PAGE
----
As dark as it sounds to ask this, did you draw any inspiration from your marriage for KILL YOUR LOVER?
ALIX: It draws from our relationship as a whole: the good, the bad and the ugly. I’d be lying if there weren’t some very powerful deep cuts of ours buried in the film.
There are also sweet moments woven in that are either ours or borrowed from friends and family. Part of the horror is that these elements make the film both devastating and relatable, beyond the gore. The true monster in the film is the relationship itself.
KEIR: I see Dakota and Axel, the main characters, as versions of us that were less emphatic and conscientious to each other. I recognise the ways we’ve strived to always work on our relationship and we’ve actively changed with each other over the years. But if we didn’t put that work in, we could’ve ended up like Dakota and Axel.
What draws you both to horror, compared to other genres? Why is it an important genre?
ALIX: I’ve really come to appreciate the spectrum that lives within horror. It can be as serious or fun as you want it to be. As an audience member, it’s exciting to see what you’re going to get.
Horror is a fun proving ground for filmmakers as to whether someone really understands timing, from the building of tension to the payoff and the eventual catharsis.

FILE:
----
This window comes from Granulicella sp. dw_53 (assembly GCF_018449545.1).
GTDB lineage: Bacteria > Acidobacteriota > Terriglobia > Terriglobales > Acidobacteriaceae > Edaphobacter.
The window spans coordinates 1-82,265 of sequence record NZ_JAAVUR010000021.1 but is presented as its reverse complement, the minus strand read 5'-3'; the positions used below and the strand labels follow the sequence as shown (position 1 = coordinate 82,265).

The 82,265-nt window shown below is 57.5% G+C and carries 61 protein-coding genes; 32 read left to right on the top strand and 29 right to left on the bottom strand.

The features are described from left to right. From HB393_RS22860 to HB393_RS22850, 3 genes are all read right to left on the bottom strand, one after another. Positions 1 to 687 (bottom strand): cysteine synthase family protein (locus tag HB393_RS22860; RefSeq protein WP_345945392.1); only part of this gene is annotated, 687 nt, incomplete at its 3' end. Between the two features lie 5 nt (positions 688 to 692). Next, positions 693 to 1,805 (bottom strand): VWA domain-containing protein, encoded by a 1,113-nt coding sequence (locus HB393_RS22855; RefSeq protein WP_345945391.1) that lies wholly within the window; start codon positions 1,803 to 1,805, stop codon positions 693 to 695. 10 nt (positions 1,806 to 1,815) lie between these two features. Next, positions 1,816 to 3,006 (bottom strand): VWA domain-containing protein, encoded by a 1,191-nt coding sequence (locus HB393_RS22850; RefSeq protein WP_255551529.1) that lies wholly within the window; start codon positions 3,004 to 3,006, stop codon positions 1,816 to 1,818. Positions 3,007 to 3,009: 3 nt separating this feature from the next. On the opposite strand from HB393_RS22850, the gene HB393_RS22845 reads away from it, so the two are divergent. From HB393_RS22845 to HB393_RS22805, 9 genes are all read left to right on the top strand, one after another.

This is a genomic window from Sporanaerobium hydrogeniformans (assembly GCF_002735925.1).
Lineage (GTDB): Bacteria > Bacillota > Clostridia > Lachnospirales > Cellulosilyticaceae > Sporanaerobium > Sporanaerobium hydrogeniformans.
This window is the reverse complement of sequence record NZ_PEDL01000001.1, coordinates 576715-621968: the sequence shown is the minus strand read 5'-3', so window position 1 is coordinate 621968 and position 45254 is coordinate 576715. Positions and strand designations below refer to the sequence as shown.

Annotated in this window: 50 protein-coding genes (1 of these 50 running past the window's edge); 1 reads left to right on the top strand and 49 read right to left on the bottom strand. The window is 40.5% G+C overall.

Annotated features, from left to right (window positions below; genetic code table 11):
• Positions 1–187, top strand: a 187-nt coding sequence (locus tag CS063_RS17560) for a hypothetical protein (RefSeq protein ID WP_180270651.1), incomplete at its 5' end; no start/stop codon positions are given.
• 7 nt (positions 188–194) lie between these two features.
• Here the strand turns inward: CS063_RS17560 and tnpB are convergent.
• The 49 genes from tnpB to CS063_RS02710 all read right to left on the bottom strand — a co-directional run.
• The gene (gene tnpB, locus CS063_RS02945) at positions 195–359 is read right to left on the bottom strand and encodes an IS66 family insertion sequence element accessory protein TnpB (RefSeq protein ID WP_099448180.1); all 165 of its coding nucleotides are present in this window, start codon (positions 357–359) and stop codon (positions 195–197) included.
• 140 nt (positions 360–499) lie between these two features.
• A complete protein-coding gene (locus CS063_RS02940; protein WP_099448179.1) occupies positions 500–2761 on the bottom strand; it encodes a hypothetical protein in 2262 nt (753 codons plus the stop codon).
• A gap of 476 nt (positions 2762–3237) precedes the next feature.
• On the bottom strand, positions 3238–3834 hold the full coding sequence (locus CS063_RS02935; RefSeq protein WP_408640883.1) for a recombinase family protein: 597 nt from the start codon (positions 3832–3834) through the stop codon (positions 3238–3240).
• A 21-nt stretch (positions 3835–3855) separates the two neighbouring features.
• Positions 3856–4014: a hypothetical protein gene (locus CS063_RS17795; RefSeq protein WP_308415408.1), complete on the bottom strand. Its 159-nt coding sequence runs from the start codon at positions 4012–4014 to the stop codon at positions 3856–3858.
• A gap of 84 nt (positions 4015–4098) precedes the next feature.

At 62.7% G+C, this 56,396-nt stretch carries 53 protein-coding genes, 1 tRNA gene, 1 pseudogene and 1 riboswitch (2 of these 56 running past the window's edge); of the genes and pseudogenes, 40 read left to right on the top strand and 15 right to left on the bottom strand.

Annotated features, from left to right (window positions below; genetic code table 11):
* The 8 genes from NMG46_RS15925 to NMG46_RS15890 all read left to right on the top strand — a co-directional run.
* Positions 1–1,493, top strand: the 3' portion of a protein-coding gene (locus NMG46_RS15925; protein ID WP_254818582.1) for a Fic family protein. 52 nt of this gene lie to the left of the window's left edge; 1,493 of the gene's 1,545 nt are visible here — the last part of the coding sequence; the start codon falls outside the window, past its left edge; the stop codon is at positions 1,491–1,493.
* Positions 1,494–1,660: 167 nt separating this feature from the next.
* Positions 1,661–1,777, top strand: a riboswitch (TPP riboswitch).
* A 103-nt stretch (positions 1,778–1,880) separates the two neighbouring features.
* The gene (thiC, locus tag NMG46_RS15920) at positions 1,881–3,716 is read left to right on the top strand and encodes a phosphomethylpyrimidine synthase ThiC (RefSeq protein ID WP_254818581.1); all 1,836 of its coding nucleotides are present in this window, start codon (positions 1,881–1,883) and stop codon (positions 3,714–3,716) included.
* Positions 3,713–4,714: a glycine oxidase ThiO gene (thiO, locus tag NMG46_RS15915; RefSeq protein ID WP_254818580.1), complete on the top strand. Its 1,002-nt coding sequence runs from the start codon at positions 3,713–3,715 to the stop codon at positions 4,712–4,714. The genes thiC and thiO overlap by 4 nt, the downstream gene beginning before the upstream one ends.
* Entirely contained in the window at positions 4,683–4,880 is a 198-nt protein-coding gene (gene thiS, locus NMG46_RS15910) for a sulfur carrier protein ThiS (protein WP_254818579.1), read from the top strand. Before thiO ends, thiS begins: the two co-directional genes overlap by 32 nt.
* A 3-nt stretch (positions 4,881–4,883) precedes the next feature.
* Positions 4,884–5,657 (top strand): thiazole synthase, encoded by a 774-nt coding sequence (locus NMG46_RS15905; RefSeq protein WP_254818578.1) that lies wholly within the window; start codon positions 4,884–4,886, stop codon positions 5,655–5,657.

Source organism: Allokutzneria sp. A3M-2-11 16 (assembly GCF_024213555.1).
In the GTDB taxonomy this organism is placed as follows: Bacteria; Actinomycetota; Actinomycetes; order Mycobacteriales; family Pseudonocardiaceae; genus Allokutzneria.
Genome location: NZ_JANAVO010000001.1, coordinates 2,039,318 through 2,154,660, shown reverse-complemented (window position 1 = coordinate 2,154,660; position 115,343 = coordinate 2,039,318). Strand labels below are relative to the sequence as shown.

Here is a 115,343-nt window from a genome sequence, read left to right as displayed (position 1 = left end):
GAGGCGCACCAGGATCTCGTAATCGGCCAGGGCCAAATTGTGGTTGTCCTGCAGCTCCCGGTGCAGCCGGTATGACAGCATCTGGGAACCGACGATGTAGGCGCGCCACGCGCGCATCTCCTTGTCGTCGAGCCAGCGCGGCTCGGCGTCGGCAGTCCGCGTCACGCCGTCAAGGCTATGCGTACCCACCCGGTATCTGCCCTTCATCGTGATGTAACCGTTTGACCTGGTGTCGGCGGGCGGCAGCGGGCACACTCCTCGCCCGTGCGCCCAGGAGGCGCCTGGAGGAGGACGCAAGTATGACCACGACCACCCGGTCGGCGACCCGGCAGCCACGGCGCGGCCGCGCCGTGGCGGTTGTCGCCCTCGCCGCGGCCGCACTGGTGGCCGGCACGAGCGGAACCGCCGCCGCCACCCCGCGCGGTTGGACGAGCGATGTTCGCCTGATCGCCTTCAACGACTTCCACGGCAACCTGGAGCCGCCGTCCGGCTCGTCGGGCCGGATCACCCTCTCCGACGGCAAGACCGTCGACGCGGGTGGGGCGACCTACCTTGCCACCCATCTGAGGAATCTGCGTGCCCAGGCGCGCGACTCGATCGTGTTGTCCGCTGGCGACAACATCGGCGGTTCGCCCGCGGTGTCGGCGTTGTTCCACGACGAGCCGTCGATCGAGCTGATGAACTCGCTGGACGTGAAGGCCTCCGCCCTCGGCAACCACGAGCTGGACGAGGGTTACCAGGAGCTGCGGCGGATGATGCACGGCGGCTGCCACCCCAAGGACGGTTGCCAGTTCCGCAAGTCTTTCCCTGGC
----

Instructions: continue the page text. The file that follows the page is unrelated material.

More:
KEIR: I love the idea of a ghost train — horror as a fun thrill ride that takes you on a trip. Getting a reaction out of the viewer that’s either emotional or visceral.
It’s something I always see us striving for as filmmakers. If you can get that kind of audience connection and proceed to build into something that makes them think? That to me is perfect cinema.
Why did you look to crowdfunding to help get KILL YOUR LOVER to production?
ALIX: We’ve made several successful shorts, but there are certain doors that remain shut unless you’ve already made a feature. But we also don’t want to make a feature for the sake of making a feature.
We knew that if we were going to make a feature it would have to be quintessentially us, in order to prove that we have confidence in our vision — and that we know what we’re talking about.
A good example is our hit horror short RETCH
. No one understood the appeal of RETCH on paper, so we went ahead and made it anyway. It ended up touring festivals globally, winning Best Horror Short at Cinefantasy before premiering on Horror Platform ALTER.
KEIR: We see this as a real opportunity to make something outside the norm and that sort of freedom requires a certain amount of independence. Any time bigger financing comes in, you have people you have to answer to. Ultimately, we want to prove this film can survive with all its unique qualities.
Lastly, what types of films do you want to see more of?
ALIX: I would love to see more grounded action films, where the action is there in support of the narrative and relationships within the story. EVERYTHING EVERYWHERE ALL AT ONCE is a great example – I’m obsessed.
KEIR: I miss mid-budget movies for grown ups, thrillers, dramas, comedies that were given the production and resources to tell engaging stories for adults and didn’t have to solely rely on intellectual property. I think so much of that stuff has now gone to TV, and I do find myself thinking, ‘I wish this was just a two hour movie. It doesn’t need to be 10 hours long and set up another season.’
A huge thank you to both Alix and Keir for their time and wisdom. You can learn more about KILL YOUR LOVER on the film’s Greenlit page.